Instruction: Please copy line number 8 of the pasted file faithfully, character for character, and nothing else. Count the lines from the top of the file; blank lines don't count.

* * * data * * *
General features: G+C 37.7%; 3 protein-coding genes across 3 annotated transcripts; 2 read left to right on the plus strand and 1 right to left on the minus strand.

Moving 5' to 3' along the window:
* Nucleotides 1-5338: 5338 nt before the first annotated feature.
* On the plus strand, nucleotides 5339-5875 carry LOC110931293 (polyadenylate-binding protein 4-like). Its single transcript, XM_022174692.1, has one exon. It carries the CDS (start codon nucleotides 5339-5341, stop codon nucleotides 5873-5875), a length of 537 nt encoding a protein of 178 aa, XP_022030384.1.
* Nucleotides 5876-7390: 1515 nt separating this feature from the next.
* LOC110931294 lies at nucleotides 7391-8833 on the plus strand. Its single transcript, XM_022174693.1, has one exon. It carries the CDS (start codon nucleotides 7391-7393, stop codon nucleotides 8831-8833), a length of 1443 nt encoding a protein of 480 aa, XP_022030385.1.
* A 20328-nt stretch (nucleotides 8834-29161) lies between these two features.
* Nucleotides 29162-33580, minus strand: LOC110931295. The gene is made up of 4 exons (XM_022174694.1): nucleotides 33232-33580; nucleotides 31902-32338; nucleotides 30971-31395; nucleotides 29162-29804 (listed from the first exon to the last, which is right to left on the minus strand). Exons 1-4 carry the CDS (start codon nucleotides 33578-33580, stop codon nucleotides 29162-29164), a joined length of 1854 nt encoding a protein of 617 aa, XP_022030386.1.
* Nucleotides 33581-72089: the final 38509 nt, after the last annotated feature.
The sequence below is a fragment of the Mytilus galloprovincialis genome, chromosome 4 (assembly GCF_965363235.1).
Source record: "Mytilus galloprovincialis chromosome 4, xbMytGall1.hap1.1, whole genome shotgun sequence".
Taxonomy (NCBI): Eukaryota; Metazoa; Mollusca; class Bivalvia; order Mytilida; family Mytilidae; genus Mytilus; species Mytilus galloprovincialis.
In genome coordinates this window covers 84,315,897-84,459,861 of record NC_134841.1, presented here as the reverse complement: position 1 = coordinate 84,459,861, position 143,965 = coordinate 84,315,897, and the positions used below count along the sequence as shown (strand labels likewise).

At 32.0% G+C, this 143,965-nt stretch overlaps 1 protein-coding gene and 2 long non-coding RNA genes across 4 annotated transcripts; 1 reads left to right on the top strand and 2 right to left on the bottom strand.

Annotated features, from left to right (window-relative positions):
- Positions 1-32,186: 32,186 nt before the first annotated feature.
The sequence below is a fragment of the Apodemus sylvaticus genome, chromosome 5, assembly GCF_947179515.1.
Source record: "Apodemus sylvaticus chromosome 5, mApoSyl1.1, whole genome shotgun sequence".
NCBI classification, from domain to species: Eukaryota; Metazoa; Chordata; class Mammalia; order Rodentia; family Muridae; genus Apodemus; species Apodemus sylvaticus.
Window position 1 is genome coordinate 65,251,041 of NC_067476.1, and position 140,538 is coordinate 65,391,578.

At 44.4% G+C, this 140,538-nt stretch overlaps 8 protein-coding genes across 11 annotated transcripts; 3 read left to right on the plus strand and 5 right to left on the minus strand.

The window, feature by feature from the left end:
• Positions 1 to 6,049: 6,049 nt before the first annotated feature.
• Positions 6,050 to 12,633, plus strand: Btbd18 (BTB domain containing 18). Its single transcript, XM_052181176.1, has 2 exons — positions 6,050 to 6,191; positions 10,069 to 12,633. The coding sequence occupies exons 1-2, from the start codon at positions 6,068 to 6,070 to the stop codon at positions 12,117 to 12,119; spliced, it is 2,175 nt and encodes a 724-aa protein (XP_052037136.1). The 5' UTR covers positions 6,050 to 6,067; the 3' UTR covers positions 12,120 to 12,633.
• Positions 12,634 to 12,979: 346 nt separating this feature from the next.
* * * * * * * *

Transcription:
* Nucleotides 29162-33580, minus strand: LOC110931295. The gene is made up of 4 exons (XM_022174694.1): nucleotides 33232-33580; nucleotides 31902-32338; nucleotides 30971-31395; nucleotides 29162-29804 (listed from the first exon to the last, which is right to left on the minus strand). Exons 1-4 carry the CDS (start codon nucleotides 33578-33580, stop codon nucleotides 29162-29164), a joined length of 1854 nt encoding a protein of 617 aa, XP_022030386.1.